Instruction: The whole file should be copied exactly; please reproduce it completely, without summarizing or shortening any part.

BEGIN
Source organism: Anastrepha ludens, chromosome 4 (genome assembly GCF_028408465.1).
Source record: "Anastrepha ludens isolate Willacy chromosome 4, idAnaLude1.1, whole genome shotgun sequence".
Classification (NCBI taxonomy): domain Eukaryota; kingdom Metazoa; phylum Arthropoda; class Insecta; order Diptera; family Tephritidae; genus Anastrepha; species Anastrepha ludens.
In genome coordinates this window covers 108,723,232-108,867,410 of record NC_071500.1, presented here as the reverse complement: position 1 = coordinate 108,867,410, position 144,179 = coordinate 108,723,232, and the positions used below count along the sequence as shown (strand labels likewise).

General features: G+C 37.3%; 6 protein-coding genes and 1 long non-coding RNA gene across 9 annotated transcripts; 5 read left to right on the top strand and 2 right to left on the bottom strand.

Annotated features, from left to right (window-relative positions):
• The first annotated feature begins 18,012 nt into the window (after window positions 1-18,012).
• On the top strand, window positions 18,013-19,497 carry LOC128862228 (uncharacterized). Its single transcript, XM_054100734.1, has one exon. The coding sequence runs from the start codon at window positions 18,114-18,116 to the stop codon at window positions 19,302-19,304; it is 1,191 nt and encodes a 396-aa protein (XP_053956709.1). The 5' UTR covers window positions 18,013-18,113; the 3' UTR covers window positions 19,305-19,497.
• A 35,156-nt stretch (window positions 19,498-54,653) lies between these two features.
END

Source organism: Anastrepha ludens, chromosome 4 (genome assembly GCF_028408465.1).
Source record: "Anastrepha ludens isolate Willacy chromosome 4, idAnaLude1.1, whole genome shotgun sequence".
Classification (NCBI taxonomy): domain Eukaryota; kingdom Metazoa; phylum Arthropoda; class Insecta; order Diptera; family Tephritidae; genus Anastrepha; species Anastrepha ludens.
In genome coordinates this window covers 108,723,232-108,867,410 of record NC_071500.1, presented here as the reverse complement: position 1 = coordinate 108,867,410, position 144,179 = coordinate 108,723,232, and the positions used below count along the sequence as shown (strand labels likewise).

General features: G+C 37.3%; 6 protein-coding genes and 1 long non-coding RNA gene across 9 annotated transcripts; 5 read left to right on the top strand and 2 right to left on the bottom strand.

Annotated features, from left to right (window-relative positions):
• The first annotated feature begins 18,012 nt into the window (after window positions 1-18,012).
• On the top strand, window positions 18,013-19,497 carry LOC128862228 (uncharacterized). Its single transcript, XM_054100734.1, has one exon. The coding sequence runs from the start codon at window positions 18,114-18,116 to the stop codon at window positions 19,302-19,304; it is 1,191 nt and encodes a 396-aa protein (XP_053956709.1). The 5' UTR covers window positions 18,013-18,113; the 3' UTR covers window positions 19,305-19,497.
• A 35,156-nt stretch (window positions 19,498-54,653) lies between these two features.